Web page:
Home directories are created from a skeleton found at /afs/csl.tjhsst.edu/service/skel. Adjust the afs_server and afs_vicep variables to control what server and partition new homedir volumes are created on. Some other variables may also be of interest, such as quota and host.

If the directory structure of AFS or LDAP ever changes for either students or staff, this script will need to be reviewed and updated, otherwise things will fail and/or get created in the wrong places!


The name says it all. The database is dumped out in a dumps subdirectory. Each backup operation creates 2 LDIFs, one for the data and another for ACIs. Files are created with the format hostname.dumpYYYYMMDDHHmmss, with an ending of acis.ldif or .ldif, depending on the contents.

This script may be run from any Solaris system that has the Sun LDAP client tools in /usr/bin. Again, Manager access will be needed. Dumps will be sent to the dumps directory in whatever your current working directory is; traditionally dumps have been kept in ds/dumps on the Sun admin volume.

If the LDAP server changes, this script will need to be updated.


This script makes it easy to add users to groups. It can be cumbersome to use for a lot of users, so you might find it easier to read the code and generate your own LDIF to import to the LDAP server if handling many users. It does NOT create or delete groups, nor does it remove users from groups. To perform those operations, the script will need to be written to do more, or you will need to use one of the two below methods.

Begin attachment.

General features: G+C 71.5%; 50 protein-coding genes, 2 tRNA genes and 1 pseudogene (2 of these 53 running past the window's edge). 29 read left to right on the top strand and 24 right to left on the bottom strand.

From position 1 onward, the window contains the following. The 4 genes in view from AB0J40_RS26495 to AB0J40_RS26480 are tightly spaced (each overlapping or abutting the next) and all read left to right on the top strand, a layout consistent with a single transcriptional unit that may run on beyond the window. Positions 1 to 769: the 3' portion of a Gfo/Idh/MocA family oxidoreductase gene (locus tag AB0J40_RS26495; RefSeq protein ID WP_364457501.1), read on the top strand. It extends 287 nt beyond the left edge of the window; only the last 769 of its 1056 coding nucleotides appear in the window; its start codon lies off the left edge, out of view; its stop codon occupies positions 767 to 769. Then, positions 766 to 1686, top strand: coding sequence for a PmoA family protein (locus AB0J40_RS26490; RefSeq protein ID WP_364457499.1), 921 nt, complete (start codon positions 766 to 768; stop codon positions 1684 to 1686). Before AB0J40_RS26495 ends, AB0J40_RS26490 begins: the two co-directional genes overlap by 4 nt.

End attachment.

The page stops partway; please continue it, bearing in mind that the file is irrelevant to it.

This script may be run from any Solaris system that has the Sun LDAP client tools in /usr/bin. Again, Manager access will be needed. See update_nssldap.sh section for comment on using GSSAPI or other binding for other users to make changes to LDAP. If that's implemented, group administration should be delegatable so, for instance, shodan's administrator can add users to the shodan group without being able to add users to the fiordland group.

If the LDAP server or directory structure changes, this script will need to be updated.

Some potentially useful commands

Here are a few complex commands that have been used in the past that may come in handy at one point or another in the future. Note that the commands assume you understand the command syntax; they are usually incomplete by themselves, or they may be out-of-date: To look up users that have a home directory but don't exist in LDAP:

for i in `ls -1`; do if [ "`ldapsearch -h chuku -p 388 -x -b ou=2011,ou=students,ou=people,dc=csl,dc=tjhsst,dc=edu -LLL uid=$i  dn`" = "" ]; then echo $i; fi;done

To look up users that are in LDAP but are missing a home directory:

for i in `ldapsearch -h chuku -p 388 -x -b ou=2011,ou=students,ou=people,dc=csl,dc=tjhsst,dc=edu -LLL uid=* dn|cut -d"=" -f2|cut -d"," -f1`; do if [ ! -d $i ] ; then echo $i;fi; done

To count tombstones (see Sun docs for what this means):

ldapsearch -h chuku -p 388 -x -b dc=csl,dc=tjhsst,dc=edu -D "cn=Directory Manager" -WLLL objectclass=nstombstone dn|grep dn|wc -l

See Also